He’s thinking of breaking up with Angel1na. For one thing, there’s her name. The contrived insistence on the stupid numeral. He can’t even shorten it and call her “Angie” because it’s “Ang1e” and even though they are meant to sound the same, he can’t say her name without thinking, “Angle” or “Ang-one-ee”. Which, fine, whatever it’s just a name, right?
But it’s a terrible name. It’s a splinter of a name. You’d be surprised how often you have to think a name. You don’t notice it if you are just there and the name is beautiful or at least innocuous, but Ang1e insists on having an irritating name. It’s — he’s coming to think — symbolic of her whole deal.
Her deal is that she’s an artist. “Cyborg performance artiste.” She insists on “artiste”. It’s absurd, but it’s meant to be absurd, she’ll explain. By taking a wholly 1980s art form and mixing it with the wholly 80s conception of what a cyborg could be, she juxtaposes (she says that word a lot) the old imagination of the cyborg with the new reality of them.
She’s saying that now, in fact; luminous at the front of a lecture hall full of fawning students and professors, while he sulks in the back, swiping through status updates and following links.
“‘We’re all cyborgs’ – they were saying that back in the 80s,” she’s saying, “Haraway, with her notions of the hybridization of the human as a lever to get at her fears about the essentializing of, well, anything in feminism. So there’s this worship of the manmachine.”
Behind her, on the projection screen, Arnold is naked and fetal post teleport, then he’s standing and then cut to the iconic Terminator with damaged face metal skull. The crowd laughs.
For another thing, there are the prosthetics. State of the art but made up to look retro-cyber. All of them but one strictly elective. Millions of dollars of chrome nostalgia for an alternate future, the one imagined by a particular vision from a particular decade.
“This is a 24 hour gig,” she’d warned him, years ago when she was just getting started. When everything but her left leg below the knee was still real. When the look was primarily costume.
“I’m post fashion. I’m not going to be flitting from look to look, I’m going to be staying right here and deepening.”
He thought he could take that and he told her so. But since then, more and more of her has been given over to science or art or the academy or wherever she’s getting her money these days. Sex is awkward and clanking. She refuses to switch to normal limbs because “it takes too long and I like myself this way.” She’s always busy and so’s he and he can’t even remember what things were like when they started.
He catches up with her backstage after the lecture. Or show. Whatever it is, she’s got throngs of undergrads trying to reach her, to ask a question or take a picture or try to exchange emails. He stays in the back, letting her talk and thank and bask. This was a big deal for her, she’s been trying to get in for a long while.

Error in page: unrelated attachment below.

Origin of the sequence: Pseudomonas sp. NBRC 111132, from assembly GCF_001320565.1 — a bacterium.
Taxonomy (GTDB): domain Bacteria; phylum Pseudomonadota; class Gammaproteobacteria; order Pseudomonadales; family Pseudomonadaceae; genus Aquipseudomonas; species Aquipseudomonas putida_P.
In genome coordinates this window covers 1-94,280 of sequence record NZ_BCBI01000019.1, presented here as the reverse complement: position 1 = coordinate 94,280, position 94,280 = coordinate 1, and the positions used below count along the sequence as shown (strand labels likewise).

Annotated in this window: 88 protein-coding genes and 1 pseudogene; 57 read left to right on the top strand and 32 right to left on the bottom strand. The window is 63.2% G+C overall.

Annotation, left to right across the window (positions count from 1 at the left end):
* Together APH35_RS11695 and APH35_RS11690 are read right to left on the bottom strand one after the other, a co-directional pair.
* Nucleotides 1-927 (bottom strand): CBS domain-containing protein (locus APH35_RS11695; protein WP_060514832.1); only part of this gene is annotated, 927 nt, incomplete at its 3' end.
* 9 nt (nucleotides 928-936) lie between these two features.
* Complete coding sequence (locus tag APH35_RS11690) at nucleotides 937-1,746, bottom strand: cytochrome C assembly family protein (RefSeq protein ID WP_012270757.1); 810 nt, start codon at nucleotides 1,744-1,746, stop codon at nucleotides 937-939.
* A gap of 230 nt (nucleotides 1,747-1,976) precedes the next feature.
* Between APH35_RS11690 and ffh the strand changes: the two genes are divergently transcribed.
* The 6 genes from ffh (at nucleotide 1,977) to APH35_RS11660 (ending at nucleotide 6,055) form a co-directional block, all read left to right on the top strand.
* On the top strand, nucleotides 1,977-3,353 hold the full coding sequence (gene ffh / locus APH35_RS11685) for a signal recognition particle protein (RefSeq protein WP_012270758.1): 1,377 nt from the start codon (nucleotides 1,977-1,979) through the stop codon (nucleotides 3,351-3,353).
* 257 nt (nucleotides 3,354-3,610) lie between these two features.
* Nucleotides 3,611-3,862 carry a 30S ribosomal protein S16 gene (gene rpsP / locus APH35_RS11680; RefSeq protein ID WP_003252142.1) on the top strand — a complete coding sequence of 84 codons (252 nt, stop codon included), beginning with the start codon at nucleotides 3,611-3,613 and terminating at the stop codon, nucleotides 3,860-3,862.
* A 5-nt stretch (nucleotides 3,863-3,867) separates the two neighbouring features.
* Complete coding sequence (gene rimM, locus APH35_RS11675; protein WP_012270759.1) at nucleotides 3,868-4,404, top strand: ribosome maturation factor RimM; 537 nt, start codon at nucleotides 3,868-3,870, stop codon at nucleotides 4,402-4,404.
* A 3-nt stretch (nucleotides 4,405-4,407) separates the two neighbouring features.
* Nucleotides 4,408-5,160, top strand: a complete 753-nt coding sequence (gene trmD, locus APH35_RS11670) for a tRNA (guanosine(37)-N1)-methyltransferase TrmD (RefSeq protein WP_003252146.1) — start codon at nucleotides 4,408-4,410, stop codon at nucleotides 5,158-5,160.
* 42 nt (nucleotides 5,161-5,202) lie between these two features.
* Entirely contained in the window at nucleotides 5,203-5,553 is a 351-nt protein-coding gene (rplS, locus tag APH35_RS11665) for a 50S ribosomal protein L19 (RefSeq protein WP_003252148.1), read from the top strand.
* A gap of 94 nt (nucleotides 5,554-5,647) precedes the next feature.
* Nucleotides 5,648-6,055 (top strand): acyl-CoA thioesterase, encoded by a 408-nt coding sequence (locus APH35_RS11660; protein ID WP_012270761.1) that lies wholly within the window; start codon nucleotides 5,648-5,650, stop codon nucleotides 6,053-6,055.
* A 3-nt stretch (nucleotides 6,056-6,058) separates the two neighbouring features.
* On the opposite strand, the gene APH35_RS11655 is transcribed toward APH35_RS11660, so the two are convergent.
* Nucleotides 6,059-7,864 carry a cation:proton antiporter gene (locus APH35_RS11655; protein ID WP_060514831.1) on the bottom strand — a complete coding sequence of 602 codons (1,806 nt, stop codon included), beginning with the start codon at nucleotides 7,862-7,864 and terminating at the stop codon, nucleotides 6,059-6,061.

He passes the time by trying to guess which of these kids isn’t going to be here next semester, once their parent’s accounts are frozen. There’s three guys over to the side. They look like extremely new money, all high fives and designer hemp tuxedos. Conspicuously rich, which means highly liquid assets, which means massive devaluation and bank accounts turning into IOUs which in turn are evaporating. The one in the middle seems glum, maybe he sees the writing on the wall. Or maybe his girlfriend is the shimmery blonde who’s clearly attempting to achieve carnal relations with Ang1e.
Bakir finds that he doesn’t especially care whether Ms. Blonde succeeds. He suspects that Ang1e’s had many affaires. Probably on very excellent theoretical grounds. Very culturally authentic ones. For his part, he’s remained faithful, but that’s had more to do with lack of motivation and a high degree of engagement at work, rather than any particular moral code.
Eventually the crowd thins and Ms. Blonde leaves. With, he notes, the three new money guys. Ang1e notices him and comes over.
“Why hello, Dr. Jones,” she says, “How was your adventure?”
“What’s with your voice?”
“You didn’t notice during the lecture?”
“I figured it was a PA thing.”
“I had my ripperdocs take a look at it.”
Ripperdocs. She is attended by some of the most highly qualified and surgeons in the world but she insists on calling them ripperdocs.
“Check this out,” and then she opens her mouth wide and without moving her lips says, “Pretty cool, huh?”
“I’m still getting used to it,” she’s moving her lips again, “and it’s easier to talk normally, but I’m vocal chord free now. No more sore throats. Wanna grab a bite?”
They drive to a quiet place a little out of town, where she’s less likely to attract admirers. Dinner is uneventful and pleasant. She asks him about the trip to Floatopia and he is vague about the details. She tells him about upcoming broadcast deals and her globetrotting schedule for the coming months. They agree to a calendar sync to find time within the next few weeks for a full weekend together, and when they leave the restaurant, he can’t recall exactly why he was ready to leave.
But when they are back at her place and she starts whispering dirty things unimpeded by being in the middle of a long deep kiss, it’s too much. He sleeps alone.